Community Connections, Inc. Rural Health Opioid Program
- Need: To reduce deaths due to opioid overdose in rural southeast West Virginia.
- Intervention: The Community Connections, Inc. Rural Health Opioid Program trained and certified first responders, healthcare staff, and laypeople in naloxone administration.
- Results: From October 2018 to September 2021, the program provided direct education to 638 individuals, trained 821 providers, and distributed 4,023 Narcan kits.
According to 2019 CDC data, West Virginia had the highest rate in the country of deaths due to drug overdose, with an age-adjusted 52.8 deaths per 100,000 people. Community Connections, Inc., a nonprofit corporation in rural Princeton, West Virginia, works to reduce these deaths through the Community Connections, Inc. Rural Health Opioid Program (formerly called Project Renew). This project provides community education, distributes opioid overdose kits, and facilitates provider trainings.
The Community Connections, Inc. Rural Health Opioid Program serves the rural counties of McDowell, Mercer, and Wyoming, which were among the top 6 counties in the state for number of overdose deaths.
Through funding from a 2015 Federal Office of Rural Health Policy (FORHP) Rural Opioid Overdose Reversal Grant, a program coordinator became a Certified Naloxone Trainer and was able to train and certify first responders, healthcare staff, and laypeople. Through 2017 funding from the Health Resources & Services Administration (HRSA) Rural Health Opioid Program, Community Connections, Inc. and coalitions are expanding the delivery of opioid-related healthcare services.
Services provided through the current HRSA grant:
- Provide direct and indirect education to community members, healthcare providers, law enforcement, and first responders
- Distribute Narcan kits
- Facilitate provider training
- Build Quick Response Teams (QRT) in each of the three counties
- Participate in Regional QRT meetings
- Facilitate coalition trainings
QRTs are modeled after initiatives in Burlington, Kentucky; Colerain Township, Ohio; and Huntington, West Virginia.
Services provided during the 2015 FORHP grant:
- Trained first responders on naloxone use
- Provided education to first responders and law enforcement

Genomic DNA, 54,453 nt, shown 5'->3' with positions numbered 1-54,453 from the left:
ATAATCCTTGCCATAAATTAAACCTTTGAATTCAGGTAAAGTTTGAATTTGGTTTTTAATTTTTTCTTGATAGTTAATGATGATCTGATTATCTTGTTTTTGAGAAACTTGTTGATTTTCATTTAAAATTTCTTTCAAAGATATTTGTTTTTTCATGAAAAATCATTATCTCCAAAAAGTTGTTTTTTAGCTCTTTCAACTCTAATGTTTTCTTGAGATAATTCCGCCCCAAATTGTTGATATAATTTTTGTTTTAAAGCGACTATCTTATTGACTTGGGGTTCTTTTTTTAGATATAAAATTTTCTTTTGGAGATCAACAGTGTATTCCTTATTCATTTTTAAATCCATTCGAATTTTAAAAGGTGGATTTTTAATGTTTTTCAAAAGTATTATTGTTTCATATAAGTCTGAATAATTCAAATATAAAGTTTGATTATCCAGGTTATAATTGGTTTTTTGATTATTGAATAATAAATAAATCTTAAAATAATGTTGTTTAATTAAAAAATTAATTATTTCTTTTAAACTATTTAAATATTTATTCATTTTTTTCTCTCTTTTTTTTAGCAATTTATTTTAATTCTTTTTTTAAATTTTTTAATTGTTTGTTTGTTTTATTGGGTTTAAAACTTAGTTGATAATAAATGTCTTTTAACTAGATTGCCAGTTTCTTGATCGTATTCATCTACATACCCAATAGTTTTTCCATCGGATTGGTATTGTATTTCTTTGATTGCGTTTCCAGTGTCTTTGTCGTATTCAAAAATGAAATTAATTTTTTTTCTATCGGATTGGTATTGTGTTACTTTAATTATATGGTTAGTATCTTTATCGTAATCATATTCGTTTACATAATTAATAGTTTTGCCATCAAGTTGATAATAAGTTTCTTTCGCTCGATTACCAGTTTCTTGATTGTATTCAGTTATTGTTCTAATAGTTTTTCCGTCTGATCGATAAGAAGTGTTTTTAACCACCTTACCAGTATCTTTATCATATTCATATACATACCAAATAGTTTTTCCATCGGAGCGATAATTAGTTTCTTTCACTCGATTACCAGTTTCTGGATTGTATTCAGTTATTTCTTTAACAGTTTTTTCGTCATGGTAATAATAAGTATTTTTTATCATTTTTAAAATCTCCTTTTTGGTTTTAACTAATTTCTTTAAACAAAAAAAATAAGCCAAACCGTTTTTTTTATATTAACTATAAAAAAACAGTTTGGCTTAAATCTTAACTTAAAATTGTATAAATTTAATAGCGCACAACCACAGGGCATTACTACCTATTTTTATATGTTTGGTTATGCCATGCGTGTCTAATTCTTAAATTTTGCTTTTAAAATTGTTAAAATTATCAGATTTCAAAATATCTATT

- Provided layperson certification and Narcan distribution
- Distributed information cards called "rack cards" to first responders
- Distributed "Are you at risk for opioid overdose?" cards to healthcare facilities
From October 2018 to September 2021, the Community Connections, Inc. Rural Health Opioid Program provided direct education to 638 individuals, trained 821 providers, and distributed 4,023 Narcan kits.
- Community-wide denial or minimization of the opioid problem's severity
- Few resources like public transportation and behavioral health facilities
- Geographic isolation
- Lack of job opportunities and subsequent poverty
- Overwhelmed social services
Bring all the key stakeholders to the table:
- What infrastructure, if any, is currently in place?
- Are there existing resources you can leverage?
- What will you need to grow this program?
- What might the barriers be in your community?
- What will the budget look like?
- How will your stakeholders fit this work into their schedules?
The West Virginia Bureau of Behavioral Health and Health Facilities, the federally designated state authority for mental health and substance use, released an initiative (1.844.HELP4WV) at the same time that the Community Connections, Inc. Rural Health Opioid Program received the FORHP grant. The bureau told the program coordinator that anyone who called the HELP4WV number would be guaranteed a bed in a treatment facility.
Contact InformationBeth Bailey, Program Director
Community Connections, Inc.
Community and faith-based initiatives
Health workforce education and training
Illicit drug use
Prescription drug misuse
July 17, 2017
Date updated or reviewed
December 7, 2021
Suggested citation: Rural Health Information Hub, 2021. Community Connections, Inc. Rural Health Opioid Program [online]. Rural Health Information Hub. Available at: https://www.ruralhealthinfo.org/project-examples/962 [Accessed 28 May 2023]
Please contact the models and innovations contact directly for the most complete and current information about this program. Summaries of models and innovations are provided by RHIhub for your convenience. The programs described are not endorsed by RHIhub or by the Federal Office of Rural Health Policy. Each rural community should consider whether a particular project or approach is a good match for their community’s needs and capacity. While it is sometimes possible to adapt program components to match your resources, keep in mind that changes to the program design may impact results.